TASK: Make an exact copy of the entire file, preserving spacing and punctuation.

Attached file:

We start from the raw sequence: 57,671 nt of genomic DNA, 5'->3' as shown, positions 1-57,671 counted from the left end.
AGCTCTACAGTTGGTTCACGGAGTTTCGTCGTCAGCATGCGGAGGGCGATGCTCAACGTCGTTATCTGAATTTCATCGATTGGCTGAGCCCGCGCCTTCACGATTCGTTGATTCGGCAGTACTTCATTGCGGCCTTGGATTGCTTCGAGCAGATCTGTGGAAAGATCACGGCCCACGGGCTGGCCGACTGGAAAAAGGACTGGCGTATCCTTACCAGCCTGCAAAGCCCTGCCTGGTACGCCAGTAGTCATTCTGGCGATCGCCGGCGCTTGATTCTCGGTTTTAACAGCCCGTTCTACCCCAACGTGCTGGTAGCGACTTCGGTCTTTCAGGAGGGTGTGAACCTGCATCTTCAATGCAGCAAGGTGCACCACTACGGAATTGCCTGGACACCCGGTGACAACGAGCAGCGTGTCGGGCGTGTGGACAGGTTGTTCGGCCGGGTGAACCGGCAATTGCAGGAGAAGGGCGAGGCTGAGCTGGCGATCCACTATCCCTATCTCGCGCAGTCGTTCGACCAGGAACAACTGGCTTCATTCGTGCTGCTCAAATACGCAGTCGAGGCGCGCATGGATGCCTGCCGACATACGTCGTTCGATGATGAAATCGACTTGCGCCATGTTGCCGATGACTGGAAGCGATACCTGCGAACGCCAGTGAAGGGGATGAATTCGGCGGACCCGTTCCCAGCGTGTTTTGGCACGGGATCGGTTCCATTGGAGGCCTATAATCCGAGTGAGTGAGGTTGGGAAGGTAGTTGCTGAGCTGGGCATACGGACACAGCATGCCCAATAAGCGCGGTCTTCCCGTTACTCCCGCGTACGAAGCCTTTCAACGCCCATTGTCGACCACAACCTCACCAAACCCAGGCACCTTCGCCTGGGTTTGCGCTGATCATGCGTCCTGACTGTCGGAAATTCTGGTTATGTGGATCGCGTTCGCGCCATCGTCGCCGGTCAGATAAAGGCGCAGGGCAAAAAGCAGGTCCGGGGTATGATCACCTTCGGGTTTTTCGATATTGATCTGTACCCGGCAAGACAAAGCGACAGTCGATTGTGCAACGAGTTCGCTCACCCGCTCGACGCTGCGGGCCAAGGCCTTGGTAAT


We start from the raw sequence: 57,671 nt of genomic DNA, 5'->3' as shown, positions 1-57,671 counted from the left end.
AGCTCTACAGTTGGTTCACGGAGTTTCGTCGTCAGCATGCGGAGGGCGATGCTCAACGTCGTTATCTGAATTTCATCGATTGGCTGAGCCCGCGCCTTCACGATTCGTTGATTCGGCAGTACTTCATTGCGGCCTTGGATTGCTTCGAGCAGATCTGTGGAAAGATCACGGCCCACGGGCTGGCCGACTGGAAAAAGGACTGGCGTATCCTTACCAGCCTGCAAAGCCCTGCCTGGTACGCCAGTAGTCATTCTGGCGATCGCCGGCGCTTGATTCTCGGTTTTAACAGCCCGTTCTACCCCAACGTGCTGGTAGCGACTTCGGTCTTTCAGGAGGGTGTGAACCTGCATCTTCAATGCAGCAAGGTGCACCACTACGGAATTGCCTGGACACCCGGTGACAACGAGCAGCGTGTCGGGCGTGTGGACAGGTTGTTCGGCCGGGTGAACCGGCAATTGCAGGAGAAGGGCGAGGCTGAGCTGGCGATCCACTATCCCTATCTCGCGCAGTCGTTCGACCAGGAACAACTGGCTTCATTCGTGCTGCTCAAATACGCAGTCGAGGCGCGCATGGATGCCTGCCGACATACGTCGTTCGATGATGAAATCGACTTGCGCCATGTTGCCGATGACTGGAAGCGATACCTGCGAACGCCAGTGAAGGGGATGAATTCGGCGGACCCGTTCCCAGCGTGTTTTGGCACGGGATCGGTTCCATTGGAGGCCTATAATCCGAGTGAGTGAGGTTGGGAAGGTAGTTGCTGAGCTGGGCATACGGACACAGCATGCCCAATAAGCGCGGTCTTCCCGTTACTCCCGCGTACGAAGCCTTTCAACGCCCATTGTCGACCACAACCTCACCAAACCCAGGCACCTTCGCCTGGGTTTGCGCTGATCATGCGTCCTGACTGTCGGAAATTCTGGTTATGTGGATCGCGTTCGCGCCATCGTCGCCGGTCAGATAAAGGCGCAGGGCAAAAAGCAGGTCCGGGGTATGATCACCTTCGGGTTTTTCGATATTGATCTGTACCCGGCAAGACAAAGCGACAGTCGATTGTGCAACGAGTTCGCTCACCCGCTCGACGCTGCGGGCCAAGGCCTTGGTAAT